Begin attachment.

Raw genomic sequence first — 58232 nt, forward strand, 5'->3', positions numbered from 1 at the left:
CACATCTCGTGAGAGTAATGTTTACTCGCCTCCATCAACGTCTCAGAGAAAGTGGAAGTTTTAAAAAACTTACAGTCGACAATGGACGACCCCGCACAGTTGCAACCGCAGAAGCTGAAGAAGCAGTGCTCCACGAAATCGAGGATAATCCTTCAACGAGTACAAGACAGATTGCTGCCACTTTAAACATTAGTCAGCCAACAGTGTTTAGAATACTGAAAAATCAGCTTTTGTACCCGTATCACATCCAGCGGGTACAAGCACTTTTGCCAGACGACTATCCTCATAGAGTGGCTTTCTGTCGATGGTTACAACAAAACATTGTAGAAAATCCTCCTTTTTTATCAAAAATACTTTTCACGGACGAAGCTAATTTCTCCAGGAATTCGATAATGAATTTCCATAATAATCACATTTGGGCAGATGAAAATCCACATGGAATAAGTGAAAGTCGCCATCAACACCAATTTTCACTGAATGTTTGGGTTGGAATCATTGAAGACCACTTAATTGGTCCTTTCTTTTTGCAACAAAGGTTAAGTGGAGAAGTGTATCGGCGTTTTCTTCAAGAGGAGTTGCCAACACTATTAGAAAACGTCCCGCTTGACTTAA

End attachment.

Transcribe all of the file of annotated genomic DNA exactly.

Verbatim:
Raw genomic sequence first — 58232 nt, forward strand, 5'->3', positions numbered from 1 at the left:
CACATCTCGTGAGAGTAATGTTTACTCGCCTCCATCAACGTCTCAGAGAAAGTGGAAGTTTTAAAAAACTTACAGTCGACAATGGACGACCCCGCACAGTTGCAACCGCAGAAGCTGAAGAAGCAGTGCTCCACGAAATCGAGGATAATCCTTCAACGAGTACAAGACAGATTGCTGCCACTTTAAACATTAGTCAGCCAACAGTGTTTAGAATACTGAAAAATCAGCTTTTGTACCCGTATCACATCCAGCGGGTACAAGCACTTTTGCCAGACGACTATCCTCATAGAGTGGCTTTCTGTCGATGGTTACAACAAAACATTGTAGAAAATCCTCCTTTTTTATCAAAAATACTTTTCACGGACGAAGCTAATTTCTCCAGGAATTCGATAATGAATTTCCATAATAATCACATTTGGGCAGATGAAAATCCACATGGAATAAGTGAAAGTCGCCATCAACACCAATTTTCACTGAATGTTTGGGTTGGAATCATTGAAGACCACTTAATTGGTCCTTTCTTTTTGCAACAAAGGTTAAGTGGAGAAGTGTATCGGCGTTTTCTTCAAGAGGAGTTGCCAACACTATTAGAAAACGTCCCGCTTGACTTAA